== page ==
Director: Tsui Hark
Action director: Sammo Hung
Stars: Jean-Claude Van Damme, Rob Schneider, Lela Rochon, Carman Lee, Michael Wong, Glen Chin, Jeff Wolfe, Leslie Cheung
This movie, Tsui Hark's second attempt at a big-budget Hollywood film, came as a bit of a puzzle to me. Tsui's previous US film, Double Team, was both a critical and box-office flop and rumors wildly circulated that Tsui and Jean-Claude Van Damme did not get along well at all. Not only that, but the film was taken out of Tsui's hands and re-edited to their "satisfaction" and it became known that Tsui generally did not like the "Hollywood system."
So why would Tsui do another movie with Van Damme? I really couldn't tell you. But after watching the movie again for this review, I got the idea that Tsui just may have wanted to play around with a lot of money. Knock Off looks great. There's a lot of experimentive camera work throughout the movie that held my attention.
It's a shame the same couldn't be said for the script. It's a horrible mish-mash that makes no sense at all. Basically, the film revolves around Van Damme, who's a "knock off" (counterfeit) artist trying to go legit before the Hong Kong handover to the Chinese. He gets mixed up (through some convoluted plot twists) with a scheme by some Russian terrorists to implant a bunch of micro-explosives into counterfeit merchandise which is headed to America. Like the recent Tokyo Raiders, there's far too many double and triple crosses to keep the story coherent at all. It doesn't help that the dialogue is just horrible. One character says to Van Damme "I treated you like a brother" to which he gives what is supposed to be a cool action movie comeback: "Yeah, like a Menendez brother." That makes no sense. The Menendez brothers treated each other very well -- it was their parents that they screwed over. The whole exchange is dated by now anyway. Any script which depends on current events for its' jokes is doomed.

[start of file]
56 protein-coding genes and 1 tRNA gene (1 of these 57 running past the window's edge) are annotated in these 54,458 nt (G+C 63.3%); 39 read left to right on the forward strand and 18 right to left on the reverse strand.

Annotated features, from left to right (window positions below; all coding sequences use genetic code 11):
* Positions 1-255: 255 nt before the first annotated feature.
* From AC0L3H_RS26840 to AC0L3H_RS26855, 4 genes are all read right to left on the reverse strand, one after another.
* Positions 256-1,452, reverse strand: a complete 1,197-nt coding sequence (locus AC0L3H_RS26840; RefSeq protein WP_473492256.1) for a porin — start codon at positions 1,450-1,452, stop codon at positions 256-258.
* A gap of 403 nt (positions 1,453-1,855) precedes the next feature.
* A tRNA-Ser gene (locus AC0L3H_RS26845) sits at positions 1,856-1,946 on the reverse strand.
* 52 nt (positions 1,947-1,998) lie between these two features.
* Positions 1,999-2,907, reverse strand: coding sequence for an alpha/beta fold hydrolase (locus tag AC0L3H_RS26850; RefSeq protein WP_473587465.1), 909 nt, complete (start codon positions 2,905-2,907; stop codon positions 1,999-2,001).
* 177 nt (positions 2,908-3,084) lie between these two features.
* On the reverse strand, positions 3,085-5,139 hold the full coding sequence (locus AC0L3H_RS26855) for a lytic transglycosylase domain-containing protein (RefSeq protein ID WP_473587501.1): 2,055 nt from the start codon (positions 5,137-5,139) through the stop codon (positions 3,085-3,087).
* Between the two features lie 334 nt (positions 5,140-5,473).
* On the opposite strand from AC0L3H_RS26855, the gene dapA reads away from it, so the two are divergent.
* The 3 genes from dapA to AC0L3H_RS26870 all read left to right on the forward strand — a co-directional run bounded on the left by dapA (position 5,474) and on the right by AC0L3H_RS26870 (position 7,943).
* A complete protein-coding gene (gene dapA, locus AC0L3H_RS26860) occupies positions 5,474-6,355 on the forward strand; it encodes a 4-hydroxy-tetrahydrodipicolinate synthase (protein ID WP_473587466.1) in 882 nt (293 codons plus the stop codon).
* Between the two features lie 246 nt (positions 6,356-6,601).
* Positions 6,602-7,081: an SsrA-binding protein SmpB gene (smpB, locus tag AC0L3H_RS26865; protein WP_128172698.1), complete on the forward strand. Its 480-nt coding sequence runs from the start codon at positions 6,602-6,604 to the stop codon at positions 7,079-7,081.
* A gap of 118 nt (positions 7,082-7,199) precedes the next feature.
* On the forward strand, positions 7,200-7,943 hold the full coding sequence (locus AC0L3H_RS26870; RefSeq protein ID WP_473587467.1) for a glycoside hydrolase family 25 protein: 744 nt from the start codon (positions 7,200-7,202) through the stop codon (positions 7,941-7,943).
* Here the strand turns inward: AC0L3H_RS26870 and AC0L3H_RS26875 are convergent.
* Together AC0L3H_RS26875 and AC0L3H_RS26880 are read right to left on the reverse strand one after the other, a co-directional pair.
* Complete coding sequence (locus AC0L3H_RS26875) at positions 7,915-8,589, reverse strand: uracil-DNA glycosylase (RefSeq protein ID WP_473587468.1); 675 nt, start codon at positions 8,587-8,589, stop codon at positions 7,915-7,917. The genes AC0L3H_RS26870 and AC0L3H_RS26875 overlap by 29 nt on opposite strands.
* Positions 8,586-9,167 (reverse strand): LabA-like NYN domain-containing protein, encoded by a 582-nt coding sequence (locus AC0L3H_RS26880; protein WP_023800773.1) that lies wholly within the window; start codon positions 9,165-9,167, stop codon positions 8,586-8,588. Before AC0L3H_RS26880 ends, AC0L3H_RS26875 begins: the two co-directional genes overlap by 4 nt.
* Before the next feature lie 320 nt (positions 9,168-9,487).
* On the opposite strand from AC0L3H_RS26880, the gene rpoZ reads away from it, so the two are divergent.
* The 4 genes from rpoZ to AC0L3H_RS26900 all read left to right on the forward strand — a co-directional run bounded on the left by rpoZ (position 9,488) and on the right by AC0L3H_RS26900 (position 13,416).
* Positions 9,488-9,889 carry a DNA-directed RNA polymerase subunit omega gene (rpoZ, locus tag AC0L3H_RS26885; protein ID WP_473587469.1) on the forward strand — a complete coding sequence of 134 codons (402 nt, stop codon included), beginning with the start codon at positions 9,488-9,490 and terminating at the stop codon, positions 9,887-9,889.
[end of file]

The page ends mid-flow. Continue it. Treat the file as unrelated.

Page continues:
The acting is simply awful as well. Van Damme is his usual wooden self. Rob Schneider, who can actually be pretty funny at times, is not believable at all as a serious actor. Lela Rochon acts like she just stepped off a soap opera (which I think she did); it sounds like she's reading off of cue cards. Even Paul Sorvino, one of the best old-school actors out there and who actually has a pivotal role in the plot, doesn't do a good job here. Some of the other Hong Kong actors like Carman Lee and Glen Chin do a decent job, but their roles amount more to glorified cameos than anything else. Speaking of cameos, there are a few sprinkled throughout the film, such as Leslie Cheung as a mechanic. But really, it's not a good sign at all when Michael Wong (who goes under the pretentious "Michael Fitzgerald Wong" for this movie) is the best actor in your movie.
Action-wise, Knock Off is underewhelming, even though Sammo Hung worked on the action sequences. It's quite obvious that Van Damme is doubled for almost all of his fights or stunts. Hung supposedly hated working with Van Damme so much that he lobbied to have his name taken off of the movie's credits. In fact, if I hadn't sat through the ending credits, I would have never known he had worked on the movie. There are a couple of cool sequences, but overall the action simply doesn't deliver. Case in point -- during the big fight at the end one of the bad guys' "special" weapons are the lenses from his glasses. What the hell?
And does Van Damme something in his contract where he has to go around semi-naked in every movie he's in? This may be a silly quibble to some, but I find it so damn annoying when Van Damme finds any excuse to show off his body. There's a sequence where he strips down to his underwear. In the movie's defense, this actually figures into the plot. But later, during the finale, his takes off his shirt for no reason whatsoever. At least we don't have the mandatory "ass shot" featured in many other Van Damme films.
Knock Off ultimately feels like many of the recent Hong Kong big-budget movies -- it looks great, but there's nothing really there. Tsui Hark -- despite having to work with Van Damme -- is capable of much better than this and I was more than a little disappointed. There are rumors around that Tsui is going to be doing a third film with Van Damme, and I hope they aren't true. Tsui's fans (as well as Tsui himself) deserve better than this.
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